“Cut, Cap, and Balance” Is Anything But Balanced

The U.S. House of Representatives is scheduled to vote tomorrow, and the Senate may vote as soon as Wednesday, on a proposal that would result in extreme cuts to virtually all areas of the federal budget. The “Cut, Cap, and Balance” proposal advanced by the House Republican leadership would impose strict limits on federal spending as a share of the economy beginning on October 1, 2011 that would increase over time. The reductions that would be required under “Cut, Cap, and Balance” are at least as severe as those required under the budget plan that we wrote about here. The House Republican proposal would also prevent an increase in the federal debt ceiling until both houses of Congress approve a “balanced budget” amendment to the Constitution, thereby placing the country in extreme danger of default. Moreover, the House proposal would also impose a two-thirds vote requirement for any measure that increases federal taxes.

We at the California Budget Project have often quoted former Congressional Budget Office chief Robert Reischauer who once noted, “The process isn’t the problem, the problem is the problem.” And in this instance the “process proposals” – strict limits on spending and supermajority vote requirements – are likely to make the problem of reducing the federal budget deficit more difficult, not easier. How could limits on spending make the federal deficit worse? Many economists note that drastic budget cuts in the near term could increase unemployment and slow, or even reverse, the economic recovery, thereby reducing federal revenues and increasing the size of the deficit.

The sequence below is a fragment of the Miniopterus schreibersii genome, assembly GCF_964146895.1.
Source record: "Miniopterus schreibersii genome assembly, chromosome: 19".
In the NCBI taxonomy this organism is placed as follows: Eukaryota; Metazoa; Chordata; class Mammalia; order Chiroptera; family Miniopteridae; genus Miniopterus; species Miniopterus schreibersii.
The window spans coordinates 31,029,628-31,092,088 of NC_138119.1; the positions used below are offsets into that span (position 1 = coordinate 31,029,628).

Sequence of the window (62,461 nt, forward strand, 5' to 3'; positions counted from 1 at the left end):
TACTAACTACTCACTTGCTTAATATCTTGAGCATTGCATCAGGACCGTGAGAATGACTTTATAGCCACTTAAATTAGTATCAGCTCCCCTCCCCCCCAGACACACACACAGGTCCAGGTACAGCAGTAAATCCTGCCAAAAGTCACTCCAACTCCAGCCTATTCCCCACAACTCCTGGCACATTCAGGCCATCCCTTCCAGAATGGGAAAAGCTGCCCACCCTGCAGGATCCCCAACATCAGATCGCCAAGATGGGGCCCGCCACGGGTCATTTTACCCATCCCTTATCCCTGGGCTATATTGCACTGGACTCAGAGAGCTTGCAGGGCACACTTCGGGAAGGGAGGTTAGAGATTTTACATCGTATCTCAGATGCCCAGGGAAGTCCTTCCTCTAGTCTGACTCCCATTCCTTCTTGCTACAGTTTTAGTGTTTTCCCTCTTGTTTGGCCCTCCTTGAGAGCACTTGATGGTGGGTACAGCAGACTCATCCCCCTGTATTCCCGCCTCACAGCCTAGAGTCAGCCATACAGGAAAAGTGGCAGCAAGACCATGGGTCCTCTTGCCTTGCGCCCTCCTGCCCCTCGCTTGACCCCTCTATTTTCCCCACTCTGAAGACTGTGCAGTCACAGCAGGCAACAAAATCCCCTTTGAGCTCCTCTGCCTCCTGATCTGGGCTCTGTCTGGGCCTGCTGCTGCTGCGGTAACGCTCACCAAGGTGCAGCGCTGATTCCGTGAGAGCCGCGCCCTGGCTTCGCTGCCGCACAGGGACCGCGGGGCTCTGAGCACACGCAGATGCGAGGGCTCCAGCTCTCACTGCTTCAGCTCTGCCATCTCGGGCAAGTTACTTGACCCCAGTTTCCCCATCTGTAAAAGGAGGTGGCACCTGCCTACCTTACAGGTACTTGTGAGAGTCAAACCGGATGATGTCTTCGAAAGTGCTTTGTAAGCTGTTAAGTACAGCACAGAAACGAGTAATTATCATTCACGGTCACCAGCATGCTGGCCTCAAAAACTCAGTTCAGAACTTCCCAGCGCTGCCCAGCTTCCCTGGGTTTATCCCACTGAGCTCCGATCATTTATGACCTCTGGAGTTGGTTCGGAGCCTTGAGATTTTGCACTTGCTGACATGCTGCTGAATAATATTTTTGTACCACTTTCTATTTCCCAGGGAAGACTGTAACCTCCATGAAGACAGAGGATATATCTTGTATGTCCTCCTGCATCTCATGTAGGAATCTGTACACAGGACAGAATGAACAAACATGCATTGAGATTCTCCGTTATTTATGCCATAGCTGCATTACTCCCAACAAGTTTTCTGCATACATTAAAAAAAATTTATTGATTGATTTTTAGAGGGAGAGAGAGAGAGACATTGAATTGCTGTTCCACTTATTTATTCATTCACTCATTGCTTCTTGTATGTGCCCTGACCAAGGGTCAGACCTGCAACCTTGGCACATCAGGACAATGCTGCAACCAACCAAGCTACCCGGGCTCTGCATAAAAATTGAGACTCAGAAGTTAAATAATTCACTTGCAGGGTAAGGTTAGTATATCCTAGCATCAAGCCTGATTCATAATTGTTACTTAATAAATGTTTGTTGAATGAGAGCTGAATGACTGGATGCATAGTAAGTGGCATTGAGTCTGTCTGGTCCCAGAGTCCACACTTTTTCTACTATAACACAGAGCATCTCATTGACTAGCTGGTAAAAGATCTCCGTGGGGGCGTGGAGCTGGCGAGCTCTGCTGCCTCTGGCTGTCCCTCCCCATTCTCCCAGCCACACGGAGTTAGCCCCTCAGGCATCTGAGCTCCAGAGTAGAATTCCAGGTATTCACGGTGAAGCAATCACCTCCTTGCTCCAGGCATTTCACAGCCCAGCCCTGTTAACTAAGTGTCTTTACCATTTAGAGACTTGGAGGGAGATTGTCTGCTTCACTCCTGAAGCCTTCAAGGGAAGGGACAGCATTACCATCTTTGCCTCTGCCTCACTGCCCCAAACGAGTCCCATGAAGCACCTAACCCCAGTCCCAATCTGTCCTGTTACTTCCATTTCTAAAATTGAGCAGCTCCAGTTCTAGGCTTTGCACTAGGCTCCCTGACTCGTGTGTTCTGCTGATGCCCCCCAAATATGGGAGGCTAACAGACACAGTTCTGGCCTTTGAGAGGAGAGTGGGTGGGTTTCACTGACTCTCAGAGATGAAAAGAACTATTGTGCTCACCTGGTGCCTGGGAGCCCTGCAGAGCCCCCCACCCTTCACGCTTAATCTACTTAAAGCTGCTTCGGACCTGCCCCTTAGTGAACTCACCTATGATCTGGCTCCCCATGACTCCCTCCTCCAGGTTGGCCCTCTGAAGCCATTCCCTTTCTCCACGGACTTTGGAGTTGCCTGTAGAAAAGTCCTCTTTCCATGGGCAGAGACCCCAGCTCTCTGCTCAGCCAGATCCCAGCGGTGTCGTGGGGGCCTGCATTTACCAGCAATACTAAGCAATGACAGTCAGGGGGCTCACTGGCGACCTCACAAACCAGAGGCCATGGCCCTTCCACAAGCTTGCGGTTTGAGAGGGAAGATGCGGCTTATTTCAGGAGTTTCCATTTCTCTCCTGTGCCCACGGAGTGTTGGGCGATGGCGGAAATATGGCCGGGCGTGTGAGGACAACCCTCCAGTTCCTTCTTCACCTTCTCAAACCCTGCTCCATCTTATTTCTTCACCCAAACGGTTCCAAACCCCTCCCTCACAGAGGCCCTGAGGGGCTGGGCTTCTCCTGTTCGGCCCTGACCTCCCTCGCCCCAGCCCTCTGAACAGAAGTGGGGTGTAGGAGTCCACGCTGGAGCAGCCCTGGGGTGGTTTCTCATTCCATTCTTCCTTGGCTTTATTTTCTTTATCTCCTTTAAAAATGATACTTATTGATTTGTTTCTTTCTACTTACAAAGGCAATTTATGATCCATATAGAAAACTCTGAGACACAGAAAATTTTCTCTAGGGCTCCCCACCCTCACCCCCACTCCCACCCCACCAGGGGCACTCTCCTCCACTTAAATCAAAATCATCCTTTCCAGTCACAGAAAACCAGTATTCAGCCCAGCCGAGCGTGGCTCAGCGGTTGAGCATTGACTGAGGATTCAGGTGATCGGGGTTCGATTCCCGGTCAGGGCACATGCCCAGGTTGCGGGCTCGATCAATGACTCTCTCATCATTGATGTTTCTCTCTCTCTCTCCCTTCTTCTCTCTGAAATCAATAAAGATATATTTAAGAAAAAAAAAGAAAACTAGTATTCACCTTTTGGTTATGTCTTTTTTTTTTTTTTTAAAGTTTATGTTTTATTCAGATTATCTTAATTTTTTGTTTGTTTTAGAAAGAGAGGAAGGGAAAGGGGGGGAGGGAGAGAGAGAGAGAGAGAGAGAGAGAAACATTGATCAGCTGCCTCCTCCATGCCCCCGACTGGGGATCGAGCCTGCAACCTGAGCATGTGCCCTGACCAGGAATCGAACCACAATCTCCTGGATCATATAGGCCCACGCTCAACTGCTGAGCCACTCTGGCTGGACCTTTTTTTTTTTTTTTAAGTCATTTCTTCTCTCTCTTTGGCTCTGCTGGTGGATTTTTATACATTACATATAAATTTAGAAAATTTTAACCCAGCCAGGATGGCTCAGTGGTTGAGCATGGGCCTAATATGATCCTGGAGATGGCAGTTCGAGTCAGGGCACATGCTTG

California’s own history with restrictive budget rules – the state has had a strict spending limit since 1979 and a two-thirds vote requirement for tax increases since 1978 – demonstrates that such rules don’t prevent chronic budget problems and, in fact, often lead to budgets that rely on overly optimistic revenue assumptions, one-time “solutions,” and other gimmicks.

Congress should soundly reject the extreme “Cut, Cap, and Balance Act.” This measure would protect ineffective tax breaks for the wealthy, while setting in place policies that would, over time, require deep cuts in the public services and structures that all Americans depend on.

— Jean Ross